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Trump urged to visit troops in combat zones

Trump urged to visit troops in combat zones

President Donald Trump should visit U.S. troops in war zones to get a firsthand view of military operations and show gratitude to the thousands of American soldiers serving in harm’s way, the top Democrat on the Senate Armed Services Committee advised Wednesday.
Nearly two years into his presidency, Trump has yet to visit troops deployed to Iraq, Syria or Afghanistan, unlike his predecessor, Barack Obama.
And in an interview with The Associated Press on Tuesday, he expressed his view that it is not “overly necessary” to do so, even as he has intensified the campaign against the Islamic State in Iraq and Syria and committed additional troops to the war in Afghanistan despite personal misgivings.
That stance was seen Wednesday by some critics as a break with tradition and dismissive of the men and women in uniform.
“It should be done by the president, not just to get an idea of what’s going on, but to personally thank men and women in the uniform of the United States who are exposing themselves to great dangers for the country,” Sen. Jack Reed (D-R.I.) told reporters.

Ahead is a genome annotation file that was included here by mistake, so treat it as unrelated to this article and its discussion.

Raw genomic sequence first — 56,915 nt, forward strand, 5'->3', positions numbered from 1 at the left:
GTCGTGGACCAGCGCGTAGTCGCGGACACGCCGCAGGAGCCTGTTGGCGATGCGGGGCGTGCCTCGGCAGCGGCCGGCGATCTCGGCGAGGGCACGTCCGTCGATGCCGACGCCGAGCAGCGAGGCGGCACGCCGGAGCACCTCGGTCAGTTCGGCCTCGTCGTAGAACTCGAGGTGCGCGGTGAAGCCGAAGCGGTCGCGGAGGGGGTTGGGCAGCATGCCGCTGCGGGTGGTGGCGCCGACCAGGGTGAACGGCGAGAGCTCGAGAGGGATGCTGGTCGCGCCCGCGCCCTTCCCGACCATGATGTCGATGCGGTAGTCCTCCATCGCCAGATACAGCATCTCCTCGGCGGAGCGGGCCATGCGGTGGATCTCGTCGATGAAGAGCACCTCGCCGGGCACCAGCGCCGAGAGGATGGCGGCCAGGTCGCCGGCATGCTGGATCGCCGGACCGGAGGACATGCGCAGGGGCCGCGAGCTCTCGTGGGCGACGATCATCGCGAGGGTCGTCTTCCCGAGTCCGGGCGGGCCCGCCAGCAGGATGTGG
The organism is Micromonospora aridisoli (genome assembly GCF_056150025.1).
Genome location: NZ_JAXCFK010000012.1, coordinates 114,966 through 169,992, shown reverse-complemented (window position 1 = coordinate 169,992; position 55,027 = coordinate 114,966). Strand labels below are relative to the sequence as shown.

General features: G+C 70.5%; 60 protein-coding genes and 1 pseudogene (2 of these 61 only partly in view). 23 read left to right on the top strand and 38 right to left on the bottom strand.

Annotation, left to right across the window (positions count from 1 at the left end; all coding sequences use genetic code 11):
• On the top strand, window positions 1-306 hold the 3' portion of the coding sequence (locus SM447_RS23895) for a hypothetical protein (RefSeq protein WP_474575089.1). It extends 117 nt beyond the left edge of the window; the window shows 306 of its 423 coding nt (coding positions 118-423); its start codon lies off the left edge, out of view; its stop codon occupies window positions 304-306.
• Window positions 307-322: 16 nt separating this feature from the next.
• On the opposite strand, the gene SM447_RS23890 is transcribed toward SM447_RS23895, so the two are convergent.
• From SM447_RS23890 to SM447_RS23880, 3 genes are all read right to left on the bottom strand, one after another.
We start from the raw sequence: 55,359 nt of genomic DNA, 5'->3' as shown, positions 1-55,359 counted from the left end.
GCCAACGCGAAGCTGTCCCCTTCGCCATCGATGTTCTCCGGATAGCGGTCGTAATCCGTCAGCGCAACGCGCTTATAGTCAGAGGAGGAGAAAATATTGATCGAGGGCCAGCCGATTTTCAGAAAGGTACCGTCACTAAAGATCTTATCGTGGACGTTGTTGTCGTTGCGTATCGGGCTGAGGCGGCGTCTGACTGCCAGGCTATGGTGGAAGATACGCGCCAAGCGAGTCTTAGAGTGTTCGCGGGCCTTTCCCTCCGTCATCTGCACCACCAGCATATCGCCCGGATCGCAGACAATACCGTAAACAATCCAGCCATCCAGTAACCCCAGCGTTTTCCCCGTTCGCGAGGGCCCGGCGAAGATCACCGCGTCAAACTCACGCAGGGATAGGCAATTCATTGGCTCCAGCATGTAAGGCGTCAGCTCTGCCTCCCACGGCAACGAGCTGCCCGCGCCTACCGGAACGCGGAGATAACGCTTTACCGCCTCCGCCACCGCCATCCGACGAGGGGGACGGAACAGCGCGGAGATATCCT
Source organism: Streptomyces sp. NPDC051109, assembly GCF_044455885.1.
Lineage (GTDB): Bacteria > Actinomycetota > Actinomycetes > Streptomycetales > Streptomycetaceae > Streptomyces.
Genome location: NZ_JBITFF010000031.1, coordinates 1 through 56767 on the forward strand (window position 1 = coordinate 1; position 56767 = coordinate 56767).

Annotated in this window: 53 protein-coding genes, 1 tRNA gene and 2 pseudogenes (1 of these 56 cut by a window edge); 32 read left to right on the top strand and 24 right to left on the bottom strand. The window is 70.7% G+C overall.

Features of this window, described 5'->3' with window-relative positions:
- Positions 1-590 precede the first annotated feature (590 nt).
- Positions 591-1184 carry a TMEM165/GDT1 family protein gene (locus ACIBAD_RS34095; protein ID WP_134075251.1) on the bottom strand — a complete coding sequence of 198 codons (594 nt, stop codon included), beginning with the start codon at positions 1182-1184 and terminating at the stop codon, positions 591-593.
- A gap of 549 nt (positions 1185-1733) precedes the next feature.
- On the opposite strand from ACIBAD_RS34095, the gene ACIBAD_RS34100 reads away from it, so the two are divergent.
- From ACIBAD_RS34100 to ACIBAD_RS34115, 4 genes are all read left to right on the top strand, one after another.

“That goes a long way, and that’s something that the commander in chief should do,” he added.
Reed, who has visited Iraq and Afghanistan numerous times, recounted traveling to Iraq in the summer of 2008 with Obama, then a presidential candidate, and former Sen. Chuck Hagel, who would go on to serve as Obama’s Defense secretary.
The personal experience, he contended, is essential for lawmakers and the commander in chief.
“The idea of going over and telling the troops, thanking them, [is important] … but also face-to-face, on the ground, what are the problems, what are the issues,” Reed said. “Absolutely indispensable.”
But there are costs for such a high-profile tour.
Presidential visits can be disruptive to military units on the ground, and top officials can visit only a few heavily fortified locations, like Afghanistan’s Bagram Airfield. That was the only site Vice President Mike Pence stopped at during an unannounced visit to Afghanistan last December.
And rather than visiting Iraq or Syria, where thousands of U.S. troops are deployed mostly at small outposts with relatively little security, Pence dropped by a military base in neighboring Jordan where troops were supporting the fight against the Islamic State.
Obama made his first of five presidential trips to the front lines three months after taking office, while former President George W. Bush visited a half-dozen times.